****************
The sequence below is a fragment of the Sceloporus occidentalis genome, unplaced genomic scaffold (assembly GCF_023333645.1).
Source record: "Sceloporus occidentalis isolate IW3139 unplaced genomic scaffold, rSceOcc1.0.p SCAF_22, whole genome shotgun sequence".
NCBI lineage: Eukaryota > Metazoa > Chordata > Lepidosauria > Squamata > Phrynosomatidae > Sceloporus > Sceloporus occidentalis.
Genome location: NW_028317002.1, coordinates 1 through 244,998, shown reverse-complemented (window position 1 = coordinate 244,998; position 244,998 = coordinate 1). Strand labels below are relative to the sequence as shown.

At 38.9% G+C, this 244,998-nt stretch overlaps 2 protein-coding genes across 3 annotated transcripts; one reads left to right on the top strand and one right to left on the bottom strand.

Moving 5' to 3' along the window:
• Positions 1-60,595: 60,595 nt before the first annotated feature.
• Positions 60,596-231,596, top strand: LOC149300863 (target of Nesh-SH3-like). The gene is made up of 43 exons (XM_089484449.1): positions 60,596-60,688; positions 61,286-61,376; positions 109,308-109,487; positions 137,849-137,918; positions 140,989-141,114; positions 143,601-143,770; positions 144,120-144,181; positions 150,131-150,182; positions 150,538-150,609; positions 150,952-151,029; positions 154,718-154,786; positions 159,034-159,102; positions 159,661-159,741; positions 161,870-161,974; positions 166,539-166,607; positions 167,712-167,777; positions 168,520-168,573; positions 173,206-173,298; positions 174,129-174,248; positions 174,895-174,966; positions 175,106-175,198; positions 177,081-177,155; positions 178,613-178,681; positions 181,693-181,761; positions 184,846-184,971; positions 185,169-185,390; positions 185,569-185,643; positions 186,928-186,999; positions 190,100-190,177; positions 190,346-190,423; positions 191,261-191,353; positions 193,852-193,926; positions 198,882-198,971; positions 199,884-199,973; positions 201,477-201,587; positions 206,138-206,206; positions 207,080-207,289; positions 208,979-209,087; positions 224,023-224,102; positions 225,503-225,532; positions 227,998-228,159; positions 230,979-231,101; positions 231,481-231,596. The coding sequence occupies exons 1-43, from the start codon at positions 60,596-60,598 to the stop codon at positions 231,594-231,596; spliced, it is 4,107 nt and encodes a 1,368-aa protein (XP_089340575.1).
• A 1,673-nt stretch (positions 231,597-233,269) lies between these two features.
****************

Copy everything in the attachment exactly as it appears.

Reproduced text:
The sequence below is a fragment of the Sceloporus occidentalis genome, unplaced genomic scaffold (assembly GCF_023333645.1).
Source record: "Sceloporus occidentalis isolate IW3139 unplaced genomic scaffold, rSceOcc1.0.p SCAF_22, whole genome shotgun sequence".
NCBI lineage: Eukaryota > Metazoa > Chordata > Lepidosauria > Squamata > Phrynosomatidae > Sceloporus > Sceloporus occidentalis.
Genome location: NW_028317002.1, coordinates 1 through 244,998, shown reverse-complemented (window position 1 = coordinate 244,998; position 244,998 = coordinate 1). Strand labels below are relative to the sequence as shown.

At 38.9% G+C, this 244,998-nt stretch overlaps 2 protein-coding genes across 3 annotated transcripts; one reads left to right on the top strand and one right to left on the bottom strand.

Moving 5' to 3' along the window:
• Positions 1-60,595: 60,595 nt before the first annotated feature.
• Positions 60,596-231,596, top strand: LOC149300863 (target of Nesh-SH3-like). The gene is made up of 43 exons (XM_089484449.1): positions 60,596-60,688; positions 61,286-61,376; positions 109,308-109,487; positions 137,849-137,918; positions 140,989-141,114; positions 143,601-143,770; positions 144,120-144,181; positions 150,131-150,182; positions 150,538-150,609; positions 150,952-151,029; positions 154,718-154,786; positions 159,034-159,102; positions 159,661-159,741; positions 161,870-161,974; positions 166,539-166,607; positions 167,712-167,777; positions 168,520-168,573; positions 173,206-173,298; positions 174,129-174,248; positions 174,895-174,966; positions 175,106-175,198; positions 177,081-177,155; positions 178,613-178,681; positions 181,693-181,761; positions 184,846-184,971; positions 185,169-185,390; positions 185,569-185,643; positions 186,928-186,999; positions 190,100-190,177; positions 190,346-190,423; positions 191,261-191,353; positions 193,852-193,926; positions 198,882-198,971; positions 199,884-199,973; positions 201,477-201,587; positions 206,138-206,206; positions 207,080-207,289; positions 208,979-209,087; positions 224,023-224,102; positions 225,503-225,532; positions 227,998-228,159; positions 230,979-231,101; positions 231,481-231,596. The coding sequence occupies exons 1-43, from the start codon at positions 60,596-60,598 to the stop codon at positions 231,594-231,596; spliced, it is 4,107 nt and encodes a 1,368-aa protein (XP_089340575.1).
• A 1,673-nt stretch (positions 231,597-233,269) lies between these two features.